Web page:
With the Brexit transitional period ending, the beginning of the year finally brought some clarity about the future of data flows between the EU and U.K. A legally dubious, as not explicitly permitted by the EU General Data Protection Regulation, interim agreement on transborder data flows has been part of the EU-U.K. Trade and Cooperation Agreement and grants a temporary respite for privacy professionals, as well as lawmakers to prepare an adequacy decision. However, the obligations to appoint representatives under Articles 27 of the EU and U.K. GDPR fully apply to cross-border processing between the European Economic Area and the U.K. have been in effect since Jan. 1, 2021.
Appointing a GDPR representative is a major compliance obligation introduced to facilitate effective enforcement of the GDPR's international outreach. But beyond being a nasty task to tick off from the long Brexit list, it can be a "compliance marketing" opportunity for non-EU businesses, as it showcases privacy commitment to the public.
What's new for companies in 2021?
The obligation to appoint an EU GDPR representative affects many companies worldwide with high fines for noncompliance. In a nutshell, it applies to almost any company falling into the extraterritorial scope of the EU, which has no establishment in the EU. Conversely, as the U.K. GDPR basically copied and pasted the requirement into British law, companies located in the EU and elsewhere now need representation in the U.K.
Either way, businesses finding themselves in the scope of the EU/U.K. GDPR representative obligation should take immediate action, as no grace period has been announced by either authority. Fines for noncompliance are in the 10 million euro tier in the EU and the 8.7 million GBP tier in the U.K.
New UK GDPR representative requirement for both EU and non-EU companies
The scope of the new requirement to appoint a representative in the U.K. is linked to the extraterritorial scope of the U.K. GDPR according to its "destination principle" in Article 3(2), aiming at companies "with no offices, branches or other establishments in the U.K." but still active on the U.K. market. For an assessment of whether the company maintains an "establishment," Recital 22 of the EU GDPR (requiring "the effective and real exercise of activity through stable arrangements," irrespective of its legal form), as well as the Court of Justice of the European Union rulings on Weltimmo and Google Spain, may also be considered.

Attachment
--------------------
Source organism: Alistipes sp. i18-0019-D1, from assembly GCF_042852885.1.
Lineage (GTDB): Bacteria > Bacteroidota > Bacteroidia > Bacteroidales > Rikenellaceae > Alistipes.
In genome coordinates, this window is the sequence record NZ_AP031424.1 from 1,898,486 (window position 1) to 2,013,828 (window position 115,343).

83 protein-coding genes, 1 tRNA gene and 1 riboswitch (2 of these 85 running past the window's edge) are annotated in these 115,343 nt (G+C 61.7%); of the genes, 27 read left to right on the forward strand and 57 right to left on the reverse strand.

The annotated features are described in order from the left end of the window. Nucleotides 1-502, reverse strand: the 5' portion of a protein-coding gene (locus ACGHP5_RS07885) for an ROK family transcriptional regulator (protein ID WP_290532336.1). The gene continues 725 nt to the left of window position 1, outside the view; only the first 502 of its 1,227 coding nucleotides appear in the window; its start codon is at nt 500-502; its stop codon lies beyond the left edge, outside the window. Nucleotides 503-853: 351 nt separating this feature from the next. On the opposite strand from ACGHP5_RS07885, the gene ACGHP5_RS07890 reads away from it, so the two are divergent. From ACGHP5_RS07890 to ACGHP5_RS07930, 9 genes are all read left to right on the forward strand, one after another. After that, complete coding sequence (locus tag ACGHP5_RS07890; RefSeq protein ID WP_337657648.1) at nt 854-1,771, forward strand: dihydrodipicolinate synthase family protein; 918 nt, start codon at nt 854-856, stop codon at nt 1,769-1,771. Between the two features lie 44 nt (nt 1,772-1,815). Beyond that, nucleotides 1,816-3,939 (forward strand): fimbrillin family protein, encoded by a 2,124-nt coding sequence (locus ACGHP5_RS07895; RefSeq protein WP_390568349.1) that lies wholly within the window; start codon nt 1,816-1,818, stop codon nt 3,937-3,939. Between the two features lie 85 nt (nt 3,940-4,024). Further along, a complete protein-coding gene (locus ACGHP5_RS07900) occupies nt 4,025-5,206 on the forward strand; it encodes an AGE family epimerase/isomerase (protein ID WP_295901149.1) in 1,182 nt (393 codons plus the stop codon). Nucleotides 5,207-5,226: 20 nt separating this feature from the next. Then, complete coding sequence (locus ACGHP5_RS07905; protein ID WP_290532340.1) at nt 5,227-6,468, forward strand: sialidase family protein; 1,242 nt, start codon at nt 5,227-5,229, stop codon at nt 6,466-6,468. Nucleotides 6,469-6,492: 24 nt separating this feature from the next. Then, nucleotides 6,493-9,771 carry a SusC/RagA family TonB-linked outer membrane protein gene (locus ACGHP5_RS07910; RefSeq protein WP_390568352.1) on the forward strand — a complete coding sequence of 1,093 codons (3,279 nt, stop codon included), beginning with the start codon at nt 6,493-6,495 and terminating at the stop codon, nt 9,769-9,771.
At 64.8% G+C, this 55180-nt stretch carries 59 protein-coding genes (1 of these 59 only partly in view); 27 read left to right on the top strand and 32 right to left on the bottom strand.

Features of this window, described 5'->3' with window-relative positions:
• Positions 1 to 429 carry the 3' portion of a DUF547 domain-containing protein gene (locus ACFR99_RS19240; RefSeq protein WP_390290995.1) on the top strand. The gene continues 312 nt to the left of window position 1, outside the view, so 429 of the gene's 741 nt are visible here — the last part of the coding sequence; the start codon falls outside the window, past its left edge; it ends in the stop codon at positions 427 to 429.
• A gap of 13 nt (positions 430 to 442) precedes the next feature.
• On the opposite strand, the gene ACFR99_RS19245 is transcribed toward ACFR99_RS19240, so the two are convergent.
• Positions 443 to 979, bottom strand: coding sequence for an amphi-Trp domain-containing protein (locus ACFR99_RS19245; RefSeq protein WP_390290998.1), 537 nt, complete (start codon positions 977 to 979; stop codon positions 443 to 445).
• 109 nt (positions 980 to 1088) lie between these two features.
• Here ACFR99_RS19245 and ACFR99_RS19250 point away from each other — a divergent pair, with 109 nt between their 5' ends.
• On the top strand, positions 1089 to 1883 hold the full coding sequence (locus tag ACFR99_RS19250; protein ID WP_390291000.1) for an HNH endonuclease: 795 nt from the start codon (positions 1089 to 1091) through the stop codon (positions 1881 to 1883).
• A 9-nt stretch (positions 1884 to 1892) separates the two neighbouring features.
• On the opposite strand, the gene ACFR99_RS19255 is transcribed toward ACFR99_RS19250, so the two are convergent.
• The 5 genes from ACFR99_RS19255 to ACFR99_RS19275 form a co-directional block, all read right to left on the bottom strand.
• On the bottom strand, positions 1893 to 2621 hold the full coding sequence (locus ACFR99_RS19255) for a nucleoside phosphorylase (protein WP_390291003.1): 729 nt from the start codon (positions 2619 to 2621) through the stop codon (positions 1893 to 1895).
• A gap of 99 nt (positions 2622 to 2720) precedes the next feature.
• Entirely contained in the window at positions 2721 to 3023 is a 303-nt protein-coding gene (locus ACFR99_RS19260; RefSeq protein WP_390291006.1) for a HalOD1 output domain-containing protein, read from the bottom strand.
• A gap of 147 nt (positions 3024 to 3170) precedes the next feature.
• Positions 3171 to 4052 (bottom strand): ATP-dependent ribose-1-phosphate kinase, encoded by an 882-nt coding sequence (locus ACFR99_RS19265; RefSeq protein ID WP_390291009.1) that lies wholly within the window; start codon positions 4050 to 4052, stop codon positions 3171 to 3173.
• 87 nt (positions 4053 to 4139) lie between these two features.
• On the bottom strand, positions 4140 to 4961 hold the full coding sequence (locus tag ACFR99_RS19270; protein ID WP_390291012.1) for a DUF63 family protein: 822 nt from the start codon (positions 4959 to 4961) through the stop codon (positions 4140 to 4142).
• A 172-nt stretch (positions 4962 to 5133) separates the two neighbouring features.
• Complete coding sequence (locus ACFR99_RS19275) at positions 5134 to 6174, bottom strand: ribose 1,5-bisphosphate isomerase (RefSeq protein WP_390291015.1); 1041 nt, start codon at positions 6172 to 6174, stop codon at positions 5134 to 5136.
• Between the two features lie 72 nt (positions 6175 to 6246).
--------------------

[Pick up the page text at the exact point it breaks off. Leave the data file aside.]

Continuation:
Although the EU GDPR recitals and the CJEU case law do not interpret the independent British law from a strictly legal perspective, they still offer valuable guidance as the U.K. GDPR holistically follows its EU model's regulatory concept.
A data controller without any establishment in the U.K. needs to check, first, if their data processing affects data subjects located in the U.K., irrespective of their citizenship. Second, they have to consider if one of the two triggers under the "destination principle" applies, which is the case if the data processing relates to either (1) the offering of goods or services, even if provided for free, to such data subjects in the U.K., or (2) the monitoring of their behavior as far as their behavior takes place within the U.K.
Since the U.K.'s Information Commissioner's Office has not yet issued independent guidance on the territorial scope of the U.K. GDPR, privacy professionals are advised to consult the related EDPB guidelines to check the business practices against the examples provided therein.